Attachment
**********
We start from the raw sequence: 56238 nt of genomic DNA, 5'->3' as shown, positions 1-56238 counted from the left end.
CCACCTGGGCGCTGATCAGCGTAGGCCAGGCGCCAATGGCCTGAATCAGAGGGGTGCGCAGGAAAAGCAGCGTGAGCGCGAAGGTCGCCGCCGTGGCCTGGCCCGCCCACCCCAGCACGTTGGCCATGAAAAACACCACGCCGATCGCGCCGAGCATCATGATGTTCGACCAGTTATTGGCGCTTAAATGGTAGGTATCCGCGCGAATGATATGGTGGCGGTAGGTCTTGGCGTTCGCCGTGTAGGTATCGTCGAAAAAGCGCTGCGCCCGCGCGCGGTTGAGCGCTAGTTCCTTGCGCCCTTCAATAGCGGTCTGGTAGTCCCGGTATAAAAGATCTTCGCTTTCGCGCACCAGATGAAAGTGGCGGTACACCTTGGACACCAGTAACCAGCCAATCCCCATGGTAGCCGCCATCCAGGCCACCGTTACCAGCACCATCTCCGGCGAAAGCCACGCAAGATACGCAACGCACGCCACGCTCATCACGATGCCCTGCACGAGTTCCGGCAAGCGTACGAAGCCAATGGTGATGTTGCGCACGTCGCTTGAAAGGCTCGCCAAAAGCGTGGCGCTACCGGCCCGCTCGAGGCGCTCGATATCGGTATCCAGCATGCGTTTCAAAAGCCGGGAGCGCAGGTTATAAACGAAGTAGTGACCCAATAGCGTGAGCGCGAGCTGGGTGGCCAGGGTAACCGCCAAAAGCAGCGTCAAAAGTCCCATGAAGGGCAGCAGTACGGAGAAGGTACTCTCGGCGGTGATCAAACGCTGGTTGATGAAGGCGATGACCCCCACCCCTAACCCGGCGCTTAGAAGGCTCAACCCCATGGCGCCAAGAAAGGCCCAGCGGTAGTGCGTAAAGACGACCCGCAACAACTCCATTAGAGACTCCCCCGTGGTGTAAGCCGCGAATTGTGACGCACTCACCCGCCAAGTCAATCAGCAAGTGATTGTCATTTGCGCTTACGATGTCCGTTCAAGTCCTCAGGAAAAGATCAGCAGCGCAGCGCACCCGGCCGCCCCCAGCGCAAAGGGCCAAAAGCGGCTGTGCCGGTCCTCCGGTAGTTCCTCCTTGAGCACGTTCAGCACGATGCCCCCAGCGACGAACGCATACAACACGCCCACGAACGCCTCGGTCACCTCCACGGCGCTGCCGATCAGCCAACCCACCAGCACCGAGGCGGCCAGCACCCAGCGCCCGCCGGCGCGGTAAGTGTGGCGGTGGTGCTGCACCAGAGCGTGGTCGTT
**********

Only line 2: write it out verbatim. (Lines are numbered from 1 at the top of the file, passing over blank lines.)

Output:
CCACCTGGGCGCTGATCAGCGTAGGCCAGGCGCCAATGGCCTGAATCAGAGGGGTGCGCAGGAAAAGCAGCGTGAGCGCGAAGGTCGCCGCCGTGGCCTGGCCCGCCCACCCCAGCACGTTGGCCATGAAAAACACCACGCCGATCGCGCCGAGCATCATGATGTTCGACCAGTTATTGGCGCTTAAATGGTAGGTATCCGCGCGAATGATATGGTGGCGGTAGGTCTTGGCGTTCGCCGTGTAGGTATCGTCGAAAAAGCGCTGCGCCCGCGCGCGGTTGAGCGCTAGTTCCTTGCGCCCTTCAATAGCGGTCTGGTAGTCCCGGTATAAAAGATCTTCGCTTTCGCGCACCAGATGAAAGTGGCGGTACACCTTGGACACCAGTAACCAGCCAATCCCCATGGTAGCCGCCATCCAGGCCACCGTTACCAGCACCATCTCCGGCGAAAGCCACGCAAGATACGCAACGCACGCCACGCTCATCACGATGCCCTGCACGAGTTCCGGCAAGCGTACGAAGCCAATGGTGATGTTGCGCACGTCGCTTGAAAGGCTCGCCAAAAGCGTGGCGCTACCGGCCCGCTCGAGGCGCTCGATATCGGTATCCAGCATGCGTTTCAAAAGCCGGGAGCGCAGGTTATAAACGAAGTAGTGACCCAATAGCGTGAGCGCGAGCTGGGTGGCCAGGGTAACCGCCAAAAGCAGCGTCAAAAGTCCCATGAAGGGCAGCAGTACGGAGAAGGTACTCTCGGCGGTGATCAAACGCTGGTTGATGAAGGCGATGACCCCCACCCCTAACCCGGCGCTTAGAAGGCTCAACCCCATGGCGCCAAGAAAGGCCCAGCGGTAGTGCGTAAAGACGACCCGCAACAACTCCATTAGAGACTCCCCCGTGGTGTAAGCCGCGAATTGTGACGCACTCACCCGCCAAGTCAATCAGCAAGTGATTGTCATTTGCGCTTACGATGTCCGTTCAAGTCCTCAGGAAAAGATCAGCAGCGCAGCGCACCCGGCCGCCCCCAGCGCAAAGGGCCAAAAGCGGCTGTGCCGGTCCTCCGGTAGTTCCTCCTTGAGCACGTTCAGCACGATGCCCCCAGCGACGAACGCATACAACACGCCCACGAACGCCTCGGTCACCTCCACGGCGCTGCCGATCAGCCAACCCACCAGCACCGAGGCGGCCAGCACCCAGCGCCCGCCGGCGCGGTAAGTGTGGCGGTGGTGCTGCACCAGAGCGTGGTCGTT